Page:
I’m not sure if I’m on high alert what with all the bad juju in the air, or if the stupid really is going around like a bad case of the clap, but today — TODAY ALONE — I bore firsthand witness to some serious stupidness on display from white people, particularly given the climate (can you call it the climate when it’s the past week we’re talking about?), or maybe just the weather, of the past week.
I’m talking specifically about the culture of rediscovered racial tension and unrest between civilians and police.
Look, it’s hard on white people. I don’t mean it’s hard on white people like it is on people who aren’t white. I mean we face our own series of challenges. Specifically, there are things we can’t understand and will have a hard time grasping just by dint of the fact that we’re white. But that doesn’t mean we can’t try, and it doesn’t mean we can’t stop and think about a thing before we slap our balls on the table and do the thing.
But the problem with people? Too many of us don’t think.
So, here are two balls-on-table moments that I witnessed TODAY.
Wife and I are out shopping at the Kroger. Early, no less — about 8 am. (This is the best time to shop, by the way. The aisles are largely empty, the employees are just beginning their shifts so they haven’t been filled to the brim with customers’ bullsharknado … it’s the best.) As we’re checking out, I look up.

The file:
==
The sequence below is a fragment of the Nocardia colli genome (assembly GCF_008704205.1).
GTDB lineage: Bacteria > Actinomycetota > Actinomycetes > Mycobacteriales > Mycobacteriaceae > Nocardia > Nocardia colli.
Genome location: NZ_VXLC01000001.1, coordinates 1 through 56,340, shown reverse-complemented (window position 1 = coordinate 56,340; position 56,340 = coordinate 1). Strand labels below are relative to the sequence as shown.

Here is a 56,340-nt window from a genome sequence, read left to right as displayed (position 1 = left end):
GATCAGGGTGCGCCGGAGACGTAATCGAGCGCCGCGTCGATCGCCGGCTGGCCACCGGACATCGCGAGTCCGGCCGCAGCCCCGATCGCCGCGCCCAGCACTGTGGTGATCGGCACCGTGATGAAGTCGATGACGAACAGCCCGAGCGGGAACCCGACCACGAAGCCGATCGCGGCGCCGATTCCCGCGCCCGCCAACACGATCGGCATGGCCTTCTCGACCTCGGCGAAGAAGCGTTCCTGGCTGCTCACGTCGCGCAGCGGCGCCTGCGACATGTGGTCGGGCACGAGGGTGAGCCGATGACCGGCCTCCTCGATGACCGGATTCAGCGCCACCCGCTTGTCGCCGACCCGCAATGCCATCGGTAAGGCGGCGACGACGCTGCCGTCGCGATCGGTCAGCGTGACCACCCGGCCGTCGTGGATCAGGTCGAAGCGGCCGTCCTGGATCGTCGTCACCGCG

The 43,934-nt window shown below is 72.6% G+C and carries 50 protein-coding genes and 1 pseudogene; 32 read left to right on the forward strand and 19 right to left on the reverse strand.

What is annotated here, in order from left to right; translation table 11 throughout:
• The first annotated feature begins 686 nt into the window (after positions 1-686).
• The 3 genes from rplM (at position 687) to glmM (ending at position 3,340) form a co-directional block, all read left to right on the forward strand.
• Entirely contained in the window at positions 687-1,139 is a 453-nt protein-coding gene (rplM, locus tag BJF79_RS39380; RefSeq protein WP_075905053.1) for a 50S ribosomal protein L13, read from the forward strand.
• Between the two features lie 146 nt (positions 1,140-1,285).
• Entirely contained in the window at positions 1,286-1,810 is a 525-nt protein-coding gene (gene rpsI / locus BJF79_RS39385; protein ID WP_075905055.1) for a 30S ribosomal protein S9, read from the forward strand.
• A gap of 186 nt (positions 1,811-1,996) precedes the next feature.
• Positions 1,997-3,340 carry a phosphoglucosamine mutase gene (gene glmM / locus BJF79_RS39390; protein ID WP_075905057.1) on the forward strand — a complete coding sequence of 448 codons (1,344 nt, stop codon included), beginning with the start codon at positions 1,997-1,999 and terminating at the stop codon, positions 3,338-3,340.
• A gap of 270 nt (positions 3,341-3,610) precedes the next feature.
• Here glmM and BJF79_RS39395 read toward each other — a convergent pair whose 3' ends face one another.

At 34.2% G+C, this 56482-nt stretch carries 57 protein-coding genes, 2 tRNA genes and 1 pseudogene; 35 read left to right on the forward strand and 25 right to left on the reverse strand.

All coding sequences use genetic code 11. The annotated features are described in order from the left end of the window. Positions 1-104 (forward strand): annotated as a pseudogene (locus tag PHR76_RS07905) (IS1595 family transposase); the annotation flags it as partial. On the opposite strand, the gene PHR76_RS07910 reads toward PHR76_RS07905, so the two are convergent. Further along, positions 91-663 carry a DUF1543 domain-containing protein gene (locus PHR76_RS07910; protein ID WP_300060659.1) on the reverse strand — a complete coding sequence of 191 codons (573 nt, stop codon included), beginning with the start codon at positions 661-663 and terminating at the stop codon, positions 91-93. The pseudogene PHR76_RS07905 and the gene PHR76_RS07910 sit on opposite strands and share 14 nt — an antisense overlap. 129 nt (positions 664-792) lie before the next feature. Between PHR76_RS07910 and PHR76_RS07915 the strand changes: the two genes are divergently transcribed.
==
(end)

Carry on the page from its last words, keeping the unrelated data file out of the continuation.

And here comes this guy.
He’s older. Upper fifties, maybe early sixties. Overweight, but moving spryly, like an ex-NFL player or something. Cargo shorts. Hawaiian shirt. And a motherfargoing gun belt with a gun on each hip. One looks, I dunno, standard? I’m not a gun guy, but it looks like you expect a gun to look. The other gun is a straight-out-of-a-John-Wayne-cowboy-flick six-shooter pistol. He grabs a cart and scoots over toward the tomatoes. Guns just hanging off his hip.
I double take. Then triple take. I nudge my wife. Duck my head in the suburban cowboy’s direction. I ask the cashier: do you know that guy?
Oh yeah, she says, he comes in here all the time.
I blink. “Strapped up like that, though?”
She looks. Double takes. “No, can’t say I’ve ever seen him carrying any weapons.”
My wife and I share a look and beat it out of the store.
Look, I am sure this dude has all his permits in order. Maybe he’s retired military or police; I dunno. But here’s the thing: sure, you can have your guns. And I guess if you’ve got your open-carry business in order, that’s fine and swell. But you’re not flying TWO weapons — one of which is a bonafide antique — for self-defense. You’re flying two weapons, including the Wyatt Earp boomstick, to show out. Fly your 2nd Amendment flag. Let everybody know that you’re the dude who carries his guns to the grocery store.
And I couldn’t help but wonder two things:
Why do you need all that firepower on Sunday morning in the produce section? Are you planning on overthrowing a terrorist plot in the deli?
And what would have happened if he were NOT a white dude?
I mean, I blinked and stared a bit, but nobody else did, really. Just a white dude with his guns, NBD. But what if he were a black guy, or a Muslim wearing a head scarf? The cops would have have been on scene before he could squeeze an avocado.